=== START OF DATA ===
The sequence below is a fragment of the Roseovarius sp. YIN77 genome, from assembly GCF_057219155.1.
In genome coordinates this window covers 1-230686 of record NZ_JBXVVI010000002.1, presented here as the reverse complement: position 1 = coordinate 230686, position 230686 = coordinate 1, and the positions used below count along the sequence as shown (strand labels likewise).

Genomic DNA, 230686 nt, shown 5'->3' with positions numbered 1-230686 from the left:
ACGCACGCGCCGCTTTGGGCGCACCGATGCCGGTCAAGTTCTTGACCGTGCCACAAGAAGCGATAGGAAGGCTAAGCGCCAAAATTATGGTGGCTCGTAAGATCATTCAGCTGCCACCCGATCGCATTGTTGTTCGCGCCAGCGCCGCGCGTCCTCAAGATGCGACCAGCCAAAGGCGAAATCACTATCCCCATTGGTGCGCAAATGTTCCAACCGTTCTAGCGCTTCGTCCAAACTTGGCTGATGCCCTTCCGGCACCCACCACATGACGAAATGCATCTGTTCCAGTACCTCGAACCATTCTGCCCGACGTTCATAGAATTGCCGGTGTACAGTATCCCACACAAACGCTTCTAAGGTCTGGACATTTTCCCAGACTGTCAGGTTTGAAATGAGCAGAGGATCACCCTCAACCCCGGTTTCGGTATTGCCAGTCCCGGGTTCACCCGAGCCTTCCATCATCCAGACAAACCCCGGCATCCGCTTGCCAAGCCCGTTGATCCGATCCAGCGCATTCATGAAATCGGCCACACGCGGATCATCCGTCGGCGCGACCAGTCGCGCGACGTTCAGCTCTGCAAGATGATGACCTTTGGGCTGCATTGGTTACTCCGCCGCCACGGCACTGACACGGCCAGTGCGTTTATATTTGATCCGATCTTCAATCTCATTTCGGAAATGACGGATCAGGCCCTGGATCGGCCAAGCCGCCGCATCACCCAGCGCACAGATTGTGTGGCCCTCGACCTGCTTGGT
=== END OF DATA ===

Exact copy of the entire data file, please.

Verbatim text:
The sequence below is a fragment of the Roseovarius sp. YIN77 genome, from assembly GCF_057219155.1.
In genome coordinates this window covers 1-230686 of record NZ_JBXVVI010000002.1, presented here as the reverse complement: position 1 = coordinate 230686, position 230686 = coordinate 1, and the positions used below count along the sequence as shown (strand labels likewise).

Genomic DNA, 230686 nt, shown 5'->3' with positions numbered 1-230686 from the left:
ACGCACGCGCCGCTTTGGGCGCACCGATGCCGGTCAAGTTCTTGACCGTGCCACAAGAAGCGATAGGAAGGCTAAGCGCCAAAATTATGGTGGCTCGTAAGATCATTCAGCTGCCACCCGATCGCATTGTTGTTCGCGCCAGCGCCGCGCGTCCTCAAGATGCGACCAGCCAAAGGCGAAATCACTATCCCCATTGGTGCGCAAATGTTCCAACCGTTCTAGCGCTTCGTCCAAACTTGGCTGATGCCCTTCCGGCACCCACCACATGACGAAATGCATCTGTTCCAGTACCTCGAACCATTCTGCCCGACGTTCATAGAATTGCCGGTGTACAGTATCCCACACAAACGCTTCTAAGGTCTGGACATTTTCCCAGACTGTCAGGTTTGAAATGAGCAGAGGATCACCCTCAACCCCGGTTTCGGTATTGCCAGTCCCGGGTTCACCCGAGCCTTCCATCATCCAGACAAACCCCGGCATCCGCTTGCCAAGCCCGTTGATCCGATCCAGCGCATTCATGAAATCGGCCACACGCGGATCATCCGTCGGCGCGACCAGTCGCGCGACGTTCAGCTCTGCAAGATGATGACCTTTGGGCTGCATTGGTTACTCCGCCGCCACGGCACTGACACGGCCAGTGCGTTTATATTTGATCCGATCTTCAATCTCATTTCGGAAATGACGGATCAGGCCCTGGATCGGCCAAGCCGCCGCATCACCCAGCGCACAGATTGTGTGGCCCTCGACCTGCTTGGT